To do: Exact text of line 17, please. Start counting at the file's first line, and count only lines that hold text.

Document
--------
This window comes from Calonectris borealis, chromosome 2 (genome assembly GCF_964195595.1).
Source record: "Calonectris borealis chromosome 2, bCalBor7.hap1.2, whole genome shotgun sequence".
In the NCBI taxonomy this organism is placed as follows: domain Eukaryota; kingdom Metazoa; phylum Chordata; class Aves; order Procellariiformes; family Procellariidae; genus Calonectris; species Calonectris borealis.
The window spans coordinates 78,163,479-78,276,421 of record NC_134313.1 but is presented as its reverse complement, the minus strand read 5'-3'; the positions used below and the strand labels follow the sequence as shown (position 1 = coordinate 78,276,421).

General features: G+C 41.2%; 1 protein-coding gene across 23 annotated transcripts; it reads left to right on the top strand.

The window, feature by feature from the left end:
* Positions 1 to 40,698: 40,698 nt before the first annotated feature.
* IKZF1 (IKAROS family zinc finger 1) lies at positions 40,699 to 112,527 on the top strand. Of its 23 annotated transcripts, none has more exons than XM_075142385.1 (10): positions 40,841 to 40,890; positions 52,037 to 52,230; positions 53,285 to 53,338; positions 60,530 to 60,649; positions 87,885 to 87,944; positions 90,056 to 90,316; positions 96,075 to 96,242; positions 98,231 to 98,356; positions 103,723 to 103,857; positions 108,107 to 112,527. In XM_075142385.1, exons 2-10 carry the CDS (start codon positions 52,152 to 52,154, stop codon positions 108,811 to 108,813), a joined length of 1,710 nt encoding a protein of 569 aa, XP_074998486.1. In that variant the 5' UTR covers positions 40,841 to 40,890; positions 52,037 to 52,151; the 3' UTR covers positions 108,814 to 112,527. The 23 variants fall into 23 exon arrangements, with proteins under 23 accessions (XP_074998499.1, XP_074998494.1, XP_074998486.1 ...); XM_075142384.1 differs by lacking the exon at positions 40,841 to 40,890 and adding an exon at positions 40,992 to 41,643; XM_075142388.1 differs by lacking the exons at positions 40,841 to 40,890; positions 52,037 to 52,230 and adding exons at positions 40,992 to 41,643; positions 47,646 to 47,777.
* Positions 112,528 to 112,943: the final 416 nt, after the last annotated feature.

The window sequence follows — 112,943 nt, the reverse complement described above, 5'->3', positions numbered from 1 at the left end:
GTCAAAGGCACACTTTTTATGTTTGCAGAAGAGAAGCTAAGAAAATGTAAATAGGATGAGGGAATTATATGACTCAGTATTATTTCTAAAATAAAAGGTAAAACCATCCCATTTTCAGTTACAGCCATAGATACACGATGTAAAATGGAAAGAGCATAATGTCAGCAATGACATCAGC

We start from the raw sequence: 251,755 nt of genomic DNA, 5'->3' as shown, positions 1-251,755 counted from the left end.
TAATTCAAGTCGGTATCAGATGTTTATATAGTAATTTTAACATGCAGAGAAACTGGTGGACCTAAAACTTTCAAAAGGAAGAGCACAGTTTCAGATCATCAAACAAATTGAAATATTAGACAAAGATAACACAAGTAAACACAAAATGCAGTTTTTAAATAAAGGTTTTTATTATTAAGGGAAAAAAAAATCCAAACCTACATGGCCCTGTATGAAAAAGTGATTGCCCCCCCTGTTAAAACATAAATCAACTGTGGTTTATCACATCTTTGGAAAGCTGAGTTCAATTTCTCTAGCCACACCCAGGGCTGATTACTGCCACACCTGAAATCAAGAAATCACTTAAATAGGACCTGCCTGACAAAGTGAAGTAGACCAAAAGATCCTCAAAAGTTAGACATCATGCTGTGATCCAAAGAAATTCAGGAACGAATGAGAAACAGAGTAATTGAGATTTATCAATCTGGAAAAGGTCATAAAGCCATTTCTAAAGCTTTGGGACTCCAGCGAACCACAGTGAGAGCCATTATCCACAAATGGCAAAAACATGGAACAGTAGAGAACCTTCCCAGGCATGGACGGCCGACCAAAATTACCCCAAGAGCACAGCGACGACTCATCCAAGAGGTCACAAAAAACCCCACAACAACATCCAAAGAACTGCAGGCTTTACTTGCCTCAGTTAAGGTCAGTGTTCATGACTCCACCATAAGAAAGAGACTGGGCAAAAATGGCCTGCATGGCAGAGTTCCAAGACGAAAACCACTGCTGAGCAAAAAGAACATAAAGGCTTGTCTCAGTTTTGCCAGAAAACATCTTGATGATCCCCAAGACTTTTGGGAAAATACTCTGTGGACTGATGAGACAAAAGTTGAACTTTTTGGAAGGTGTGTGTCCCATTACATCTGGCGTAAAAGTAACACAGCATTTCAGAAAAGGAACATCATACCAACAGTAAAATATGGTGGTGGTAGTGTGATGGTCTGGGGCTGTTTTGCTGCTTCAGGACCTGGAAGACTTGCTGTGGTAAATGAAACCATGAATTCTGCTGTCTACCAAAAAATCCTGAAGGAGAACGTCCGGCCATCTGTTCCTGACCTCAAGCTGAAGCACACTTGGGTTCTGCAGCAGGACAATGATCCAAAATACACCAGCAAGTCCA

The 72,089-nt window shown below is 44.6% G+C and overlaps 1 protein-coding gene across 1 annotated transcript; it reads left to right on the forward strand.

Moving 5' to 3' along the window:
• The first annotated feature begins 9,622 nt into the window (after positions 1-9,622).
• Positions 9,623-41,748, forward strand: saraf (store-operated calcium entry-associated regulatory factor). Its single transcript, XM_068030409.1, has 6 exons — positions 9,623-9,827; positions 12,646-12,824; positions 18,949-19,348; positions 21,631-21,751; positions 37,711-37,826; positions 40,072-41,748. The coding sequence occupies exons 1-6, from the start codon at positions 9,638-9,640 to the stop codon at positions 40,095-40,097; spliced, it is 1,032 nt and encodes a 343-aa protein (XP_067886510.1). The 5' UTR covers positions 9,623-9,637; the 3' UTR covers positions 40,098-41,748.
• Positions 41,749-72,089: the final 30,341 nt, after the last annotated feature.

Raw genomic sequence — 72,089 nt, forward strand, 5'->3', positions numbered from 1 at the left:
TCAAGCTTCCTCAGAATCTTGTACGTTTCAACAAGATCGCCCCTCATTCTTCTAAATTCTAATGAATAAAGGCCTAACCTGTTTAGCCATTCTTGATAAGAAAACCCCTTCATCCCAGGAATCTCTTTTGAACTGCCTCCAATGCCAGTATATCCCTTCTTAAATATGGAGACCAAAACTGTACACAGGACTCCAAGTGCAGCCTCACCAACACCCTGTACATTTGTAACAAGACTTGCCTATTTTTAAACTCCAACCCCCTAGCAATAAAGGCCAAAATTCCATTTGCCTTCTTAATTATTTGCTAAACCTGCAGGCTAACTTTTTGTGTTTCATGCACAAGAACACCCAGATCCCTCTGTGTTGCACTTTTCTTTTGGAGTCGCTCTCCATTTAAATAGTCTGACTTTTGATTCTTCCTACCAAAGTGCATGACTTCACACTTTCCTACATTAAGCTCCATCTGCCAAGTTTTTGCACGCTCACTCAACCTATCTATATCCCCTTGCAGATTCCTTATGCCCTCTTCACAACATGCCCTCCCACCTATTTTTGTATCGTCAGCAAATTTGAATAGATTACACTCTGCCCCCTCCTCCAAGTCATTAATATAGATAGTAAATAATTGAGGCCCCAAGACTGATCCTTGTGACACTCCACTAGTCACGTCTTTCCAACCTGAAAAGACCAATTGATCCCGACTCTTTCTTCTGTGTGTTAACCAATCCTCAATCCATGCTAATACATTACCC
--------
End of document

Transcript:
• Positions 9,623-41,748, forward strand: saraf (store-operated calcium entry-associated regulatory factor). Its single transcript, XM_068030409.1, has 6 exons — positions 9,623-9,827; positions 12,646-12,824; positions 18,949-19,348; positions 21,631-21,751; positions 37,711-37,826; positions 40,072-41,748. The coding sequence occupies exons 1-6, from the start codon at positions 9,638-9,640 to the stop codon at positions 40,095-40,097; spliced, it is 1,032 nt and encodes a 343-aa protein (XP_067886510.1). The 5' UTR covers positions 9,623-9,637; the 3' UTR covers positions 40,098-41,748.